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Digital Literacy as Collaborative, Transdisciplinary, and Applied

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Julie Coiro and Renee Hobbs talk about their vision of digital literacy as it has been influenced by their collaborative work in developing the URI Graduate Certificate Program in Digital Literacy.

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Digital Literacy as Collaborative, Transdisciplinary, and Applied

  1. 1. Digital Literacy as Collaborative, Transdisciplinary, and Applied Julie Coiro and Renee Hobbs Coiro@uri.edu Hobbs@uri.edu University of Rhode Island AERA 2017
  2. 2. What does digital literacy mean to you? Over the four years together, we’ve realized important similarities, overlaps & connections
  3. 3. Theoretical Lenses • Learning involves active meaning making through a process of inquiry and discovery (Bruner, 1960; Dewey, 1976) • Meaning making involves examining content and form of messages as well as affordances and limitations of technologies used to create them (McLuhan, 1964). • Literacy practices are situated, contextual cultural practices (Vygotsky, 1978) that use multimodality (Kress, 2010) to activate multiple modes of knowing (Gardner, 1983).
  4. 4. • Digital participation promotes personal and social reflection, personal autonomy, and collaboration (Hobbs, 2010; Jenkins, 2006). • Learning outcomes support literacy practices by reshaping relationships between teachers and learners and between learners and their culture (Freire, 1970). Theoretical Lenses
  5. 5. “Two sides of life; Two sides of the literacy coin” Texts of the Classroom … Doing School & Learning Information Access & Consumption New Literacies and Online Reading Comprehension Question, locate, evaluate, synthesize, & communicate information JULIE Texts of the Culture … Doing Life & Citizenship Information Analysis & Production Media Literacy & Digital Authorship Examine mass media & popular culture and respond in diverse ways RENEE LIFE LITERACY
  6. 6. In school K-12 teachers Library-Media Spec. Tech Specialists Teacher Educators Community Media Makers Skills, strategies, dispositions with range of texts How & why can each support these skills?
  7. 7. Weaving our individual conceptions of digital literacy into a single framework Classroom Inquiry Practices Digital Literacy Competencies Print Literacy Competencies
  8. 8. Classroom Inquiry Practices Realizing text purposes are more important to help articulate specific digital literacy competencies and relevant pedagogical practices Literacy [Print & Digital] Competencies Informational Texts Persuasive Texts Entertaining Texts Social Texts
  9. 9. But it’s more than that… The power of COLLABORATION (2015) Journal of Adolescent & Adult Literacy Digital & Media Literacy Competencies (Renee) Classroom Inquiry Practices (Julie)
  10. 10. Designing items in a survey for research around the institute helped us realize/ conceptualize the following... Literacy Competencies Teaching Practices DIGITAL Texts & Tools = Increased Agency for Learners & Teachers Voice Choice Reading Authorship Inquiry Analysis Collaboration Creation Reflection Social Action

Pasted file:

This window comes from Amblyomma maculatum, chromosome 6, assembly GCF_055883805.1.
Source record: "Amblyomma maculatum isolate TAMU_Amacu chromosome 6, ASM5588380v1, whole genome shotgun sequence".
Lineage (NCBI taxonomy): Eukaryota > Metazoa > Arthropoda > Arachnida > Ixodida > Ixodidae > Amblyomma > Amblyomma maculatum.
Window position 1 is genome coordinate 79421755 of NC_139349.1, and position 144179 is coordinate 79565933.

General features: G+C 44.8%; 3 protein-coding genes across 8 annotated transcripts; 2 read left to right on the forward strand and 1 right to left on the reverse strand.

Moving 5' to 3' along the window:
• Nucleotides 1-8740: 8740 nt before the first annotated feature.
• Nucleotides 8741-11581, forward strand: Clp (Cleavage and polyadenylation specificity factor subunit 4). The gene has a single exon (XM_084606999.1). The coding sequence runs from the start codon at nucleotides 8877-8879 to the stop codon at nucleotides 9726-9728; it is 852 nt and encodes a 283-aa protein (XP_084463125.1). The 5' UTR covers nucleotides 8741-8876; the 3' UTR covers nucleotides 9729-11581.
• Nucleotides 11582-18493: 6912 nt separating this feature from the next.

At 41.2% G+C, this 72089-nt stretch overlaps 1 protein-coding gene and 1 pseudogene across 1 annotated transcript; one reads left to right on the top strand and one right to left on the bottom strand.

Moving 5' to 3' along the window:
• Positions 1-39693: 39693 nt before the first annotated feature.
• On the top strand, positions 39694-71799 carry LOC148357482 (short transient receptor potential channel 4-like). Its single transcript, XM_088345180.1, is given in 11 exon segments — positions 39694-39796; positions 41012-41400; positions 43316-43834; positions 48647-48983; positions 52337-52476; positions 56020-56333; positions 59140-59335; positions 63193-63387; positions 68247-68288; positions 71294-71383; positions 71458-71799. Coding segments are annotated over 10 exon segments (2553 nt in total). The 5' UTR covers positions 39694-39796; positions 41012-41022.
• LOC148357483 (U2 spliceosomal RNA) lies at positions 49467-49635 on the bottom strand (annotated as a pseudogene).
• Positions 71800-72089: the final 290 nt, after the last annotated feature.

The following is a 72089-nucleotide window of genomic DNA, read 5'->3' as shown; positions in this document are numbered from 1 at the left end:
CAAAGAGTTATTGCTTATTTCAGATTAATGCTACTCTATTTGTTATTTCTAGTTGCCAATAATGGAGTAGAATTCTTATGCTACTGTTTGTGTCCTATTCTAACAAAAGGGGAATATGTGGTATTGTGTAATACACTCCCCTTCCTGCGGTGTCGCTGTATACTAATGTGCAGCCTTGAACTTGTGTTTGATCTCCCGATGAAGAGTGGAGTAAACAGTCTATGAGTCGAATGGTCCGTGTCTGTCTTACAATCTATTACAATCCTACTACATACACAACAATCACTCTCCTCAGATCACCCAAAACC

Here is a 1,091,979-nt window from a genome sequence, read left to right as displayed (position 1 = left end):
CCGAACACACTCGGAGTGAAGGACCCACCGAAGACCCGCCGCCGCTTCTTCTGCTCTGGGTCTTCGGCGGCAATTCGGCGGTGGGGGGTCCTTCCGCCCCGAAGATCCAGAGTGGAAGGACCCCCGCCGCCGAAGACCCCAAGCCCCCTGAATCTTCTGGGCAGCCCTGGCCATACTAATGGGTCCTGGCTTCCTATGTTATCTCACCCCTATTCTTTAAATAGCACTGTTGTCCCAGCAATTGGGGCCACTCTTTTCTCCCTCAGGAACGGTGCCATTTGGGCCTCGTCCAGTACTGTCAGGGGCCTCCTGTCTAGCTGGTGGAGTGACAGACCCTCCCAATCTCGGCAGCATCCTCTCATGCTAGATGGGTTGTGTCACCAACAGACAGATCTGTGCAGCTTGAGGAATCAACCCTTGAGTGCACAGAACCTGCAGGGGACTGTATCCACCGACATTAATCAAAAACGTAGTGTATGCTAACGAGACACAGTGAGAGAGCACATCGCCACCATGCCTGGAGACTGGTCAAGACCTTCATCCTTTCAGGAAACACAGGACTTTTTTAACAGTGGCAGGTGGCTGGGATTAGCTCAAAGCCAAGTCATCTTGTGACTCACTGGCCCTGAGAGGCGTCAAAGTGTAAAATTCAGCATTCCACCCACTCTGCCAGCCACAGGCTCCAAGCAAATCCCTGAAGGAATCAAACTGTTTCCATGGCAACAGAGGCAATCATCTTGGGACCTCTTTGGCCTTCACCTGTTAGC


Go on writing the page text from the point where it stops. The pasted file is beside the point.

11. 11. DIGITAL = Increased Agency (Voice & Choice) I can make a difference… Teachers • Freedom and Autonomy to Explore • Collaboration • Curriculum Design • Leadership Learners • Ask own questions, choose their own topics & texts • Talk through meaning together • Choose their tools to creatively express and take action; • Analyze texts & Reflect on action Increased interest, motivation, sense of belonging, confidence, and engagement! Respectful of In-School Spaces Wider range of texts, tools, & ways to express ideas
  12. 12. Build agency within constraints of school-based learning spaces…. • Personal vs. Personalized: Foster teacher agency to design own structures for inquiry-based digital learning (rather than de-skilling teachers to be monitors of digital playlists) – The power to support and scaffold (guided inquiry) – The power to back off and invite creative open inquiry • Example: Genius Hour/20 Time: Foster interest and innovation with media and technology within the structures of school (grades, curriculum, standards)
  13. 13. How have we turned our new knowledge about digital literacy into action? • Summer Institute Tier 1 (Voice & Choice for Teachers) • Seminar in Digital Literacy (Online Reading Comprehension) • Seminar in Digital Authorship (Purpose, Audience, and Implications) • Summer Institute Tier 2 (Leading to Inspire Others – The Leadership Challenge) • Freedom/Exploration • Collaboration • Curriculum Design • Leadership • Digital Literacy Competencies • Digital Texts & Tools • Digital Teaching Practices Graduate Certificate in Digital Literacy
  14. 14. Next Steps • Leadership through digital deliberation: By deliberating pros/cons of multiple stakeholders around tricky school issues through dialogue and collaboration, we can come to consensus on key decisions and create positive change in school • Rethinking teacher education: Inquiry is not easy for students and challenges of high stakes certification requirements; by designing “a playpen with tight boundaries” to study a constrained, but interesting problem for our students, we can move one step closer to engaged life-long learners
  15. 15. FOR MORE INFORMATION: http://mediaeducationlab.com
  16. 16. Digital Literacy as Collaborative, Transdisciplinary, and Applied Julie Coiro and Renee Hobbs Coiro@uri.edu Hobbs@uri.edu University of Rhode Island AERA 2017

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